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We reproduce here, with their kind permission, the table of 9 common diseases of fish from Practical Fishkeeping Magazine's Good Health Guide (see Useful Links for their address).

Goldfish keepers should note that, although the table covers tropical and marine fish as well as coldwater fish, goldfish are susceptible to all these conditions. Notice the common theme - water quality - running through the Action column, and cross-refer this to our Golden Rules for keeping healthy goldfish.

Disease and Causes Symptoms Reason for Infection Action Treatment


Caused by Pseudomonas and Aeromonas bacteria

Pinky-white open wounds, often with a white edge and sometimes secondarily infected by fungi and other bacteria. Very poor water quality or an excessively high pH level. Minor scratches can become infected if conditions are poor. Also commonly affects newly imported Koi and goldfish. Test the water for signs of ammonia and nitrite. Conduct a large water change to reduce pollution levels. Fish lose salts quickly through open wounds, so add aquarium salt at a dose of 1-3g/litre. Use an anti-ulcer treatment. If treatment fails, a vet can prescribe stronger antibiotics.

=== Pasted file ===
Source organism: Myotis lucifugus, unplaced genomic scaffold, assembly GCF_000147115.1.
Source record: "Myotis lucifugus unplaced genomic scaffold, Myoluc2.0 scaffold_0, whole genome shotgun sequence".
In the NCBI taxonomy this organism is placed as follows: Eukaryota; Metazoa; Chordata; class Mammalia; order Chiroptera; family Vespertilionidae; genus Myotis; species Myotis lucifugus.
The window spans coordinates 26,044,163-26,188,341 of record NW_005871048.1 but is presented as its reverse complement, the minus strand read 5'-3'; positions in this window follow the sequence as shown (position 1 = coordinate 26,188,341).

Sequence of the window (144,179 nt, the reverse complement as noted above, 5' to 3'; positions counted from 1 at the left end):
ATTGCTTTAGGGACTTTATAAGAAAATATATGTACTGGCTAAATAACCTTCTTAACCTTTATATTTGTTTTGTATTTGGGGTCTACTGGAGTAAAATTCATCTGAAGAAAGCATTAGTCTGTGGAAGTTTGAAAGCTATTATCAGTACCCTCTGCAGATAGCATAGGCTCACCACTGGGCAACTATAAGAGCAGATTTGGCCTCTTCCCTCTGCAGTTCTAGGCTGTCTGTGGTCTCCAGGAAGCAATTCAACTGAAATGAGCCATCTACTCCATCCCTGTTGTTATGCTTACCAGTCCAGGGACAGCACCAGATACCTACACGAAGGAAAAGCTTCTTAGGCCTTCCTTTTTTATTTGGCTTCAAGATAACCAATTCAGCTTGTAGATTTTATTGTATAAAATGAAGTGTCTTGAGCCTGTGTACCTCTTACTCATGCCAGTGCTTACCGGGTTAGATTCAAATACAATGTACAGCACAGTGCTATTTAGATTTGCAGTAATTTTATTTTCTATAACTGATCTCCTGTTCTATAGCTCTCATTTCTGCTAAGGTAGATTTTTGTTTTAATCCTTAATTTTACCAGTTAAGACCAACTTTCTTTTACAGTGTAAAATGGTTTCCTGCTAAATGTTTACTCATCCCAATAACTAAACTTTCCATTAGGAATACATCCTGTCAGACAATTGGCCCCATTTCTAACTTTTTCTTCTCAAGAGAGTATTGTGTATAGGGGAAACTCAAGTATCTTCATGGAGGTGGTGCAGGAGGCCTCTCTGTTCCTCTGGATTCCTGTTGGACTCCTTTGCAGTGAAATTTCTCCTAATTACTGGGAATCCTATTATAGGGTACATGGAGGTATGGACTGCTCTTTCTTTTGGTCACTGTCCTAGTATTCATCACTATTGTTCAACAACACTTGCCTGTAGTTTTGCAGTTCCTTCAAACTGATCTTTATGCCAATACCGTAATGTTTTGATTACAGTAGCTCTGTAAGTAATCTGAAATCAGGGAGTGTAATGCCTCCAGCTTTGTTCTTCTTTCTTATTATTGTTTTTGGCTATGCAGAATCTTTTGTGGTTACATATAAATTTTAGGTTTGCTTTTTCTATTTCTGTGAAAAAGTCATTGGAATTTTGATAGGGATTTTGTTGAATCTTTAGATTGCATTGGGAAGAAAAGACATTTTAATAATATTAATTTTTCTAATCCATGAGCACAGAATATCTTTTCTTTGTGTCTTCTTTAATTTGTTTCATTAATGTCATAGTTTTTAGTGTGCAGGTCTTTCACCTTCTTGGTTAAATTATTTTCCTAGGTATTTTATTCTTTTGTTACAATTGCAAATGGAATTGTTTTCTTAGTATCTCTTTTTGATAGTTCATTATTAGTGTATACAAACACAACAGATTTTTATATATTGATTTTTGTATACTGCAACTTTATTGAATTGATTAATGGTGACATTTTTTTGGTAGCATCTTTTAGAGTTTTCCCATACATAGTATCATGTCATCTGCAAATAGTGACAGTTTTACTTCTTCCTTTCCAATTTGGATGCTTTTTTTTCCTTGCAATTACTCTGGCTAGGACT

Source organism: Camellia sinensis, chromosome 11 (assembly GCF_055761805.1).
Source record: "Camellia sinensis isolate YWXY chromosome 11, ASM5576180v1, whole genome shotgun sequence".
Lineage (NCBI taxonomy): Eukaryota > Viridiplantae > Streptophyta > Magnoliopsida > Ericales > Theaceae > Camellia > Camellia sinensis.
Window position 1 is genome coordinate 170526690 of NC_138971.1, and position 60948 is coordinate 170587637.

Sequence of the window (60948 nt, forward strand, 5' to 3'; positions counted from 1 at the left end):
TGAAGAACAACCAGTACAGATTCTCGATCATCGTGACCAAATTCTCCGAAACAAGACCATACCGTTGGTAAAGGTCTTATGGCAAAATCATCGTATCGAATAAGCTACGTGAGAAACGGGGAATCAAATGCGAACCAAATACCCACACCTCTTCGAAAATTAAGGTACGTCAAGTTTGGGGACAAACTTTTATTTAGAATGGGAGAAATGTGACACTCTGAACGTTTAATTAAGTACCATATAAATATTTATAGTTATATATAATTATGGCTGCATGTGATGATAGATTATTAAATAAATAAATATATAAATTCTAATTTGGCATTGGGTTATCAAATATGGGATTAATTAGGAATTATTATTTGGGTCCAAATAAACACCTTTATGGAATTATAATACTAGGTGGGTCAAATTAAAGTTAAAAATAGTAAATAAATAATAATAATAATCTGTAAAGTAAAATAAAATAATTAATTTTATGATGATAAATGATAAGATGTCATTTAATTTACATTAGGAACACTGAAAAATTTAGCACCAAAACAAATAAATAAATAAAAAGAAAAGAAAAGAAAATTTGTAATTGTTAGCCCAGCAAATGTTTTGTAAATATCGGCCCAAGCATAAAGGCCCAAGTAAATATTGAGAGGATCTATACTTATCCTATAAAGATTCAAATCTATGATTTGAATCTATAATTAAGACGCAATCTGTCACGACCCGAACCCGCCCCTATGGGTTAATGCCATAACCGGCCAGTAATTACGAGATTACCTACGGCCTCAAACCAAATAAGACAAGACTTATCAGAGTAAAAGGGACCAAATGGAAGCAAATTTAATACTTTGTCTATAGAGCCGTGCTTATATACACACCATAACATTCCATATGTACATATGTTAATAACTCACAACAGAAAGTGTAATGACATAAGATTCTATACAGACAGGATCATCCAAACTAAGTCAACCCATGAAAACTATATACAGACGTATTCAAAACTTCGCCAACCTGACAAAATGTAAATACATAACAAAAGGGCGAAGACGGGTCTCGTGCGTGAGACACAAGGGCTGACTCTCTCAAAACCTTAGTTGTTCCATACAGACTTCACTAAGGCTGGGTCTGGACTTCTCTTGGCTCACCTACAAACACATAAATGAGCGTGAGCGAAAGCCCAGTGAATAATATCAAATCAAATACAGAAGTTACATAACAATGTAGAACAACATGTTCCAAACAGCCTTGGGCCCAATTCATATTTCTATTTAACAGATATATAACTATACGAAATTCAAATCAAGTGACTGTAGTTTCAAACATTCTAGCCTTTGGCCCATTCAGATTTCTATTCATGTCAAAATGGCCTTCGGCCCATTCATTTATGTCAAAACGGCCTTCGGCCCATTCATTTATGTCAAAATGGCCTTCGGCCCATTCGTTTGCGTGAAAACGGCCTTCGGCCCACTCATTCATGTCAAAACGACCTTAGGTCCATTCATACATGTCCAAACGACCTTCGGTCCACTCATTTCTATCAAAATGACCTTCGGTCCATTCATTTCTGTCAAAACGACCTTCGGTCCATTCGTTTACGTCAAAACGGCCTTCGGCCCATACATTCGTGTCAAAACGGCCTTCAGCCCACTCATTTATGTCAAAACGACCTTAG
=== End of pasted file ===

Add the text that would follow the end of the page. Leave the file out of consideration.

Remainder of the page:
Cloudy eye

Caused by poor water quality, poor diet, eye flukes, corneal damage, bacterial infection.

Entire surface or lens of eye takes on a cloudy, opaque appearance. There may be a build-up of mucus on the outer surface. Most commonly caused by poor water conditions. A lack of vitamins in the diet may also cause clouding. On rare occasions digenetic flukes, such as Diplostomum, can cause problems. Improve water conditions. Use a good quality food containing added vitamins. Improving water conditions usually cures cloudy eyes. Eye flukes are uncommon and can be difficult to accurately diagnose and treat.


Usually caused by bacterial infection. Viral infection, nutritional, metabolic and osmoregulatory problems can also be responsible.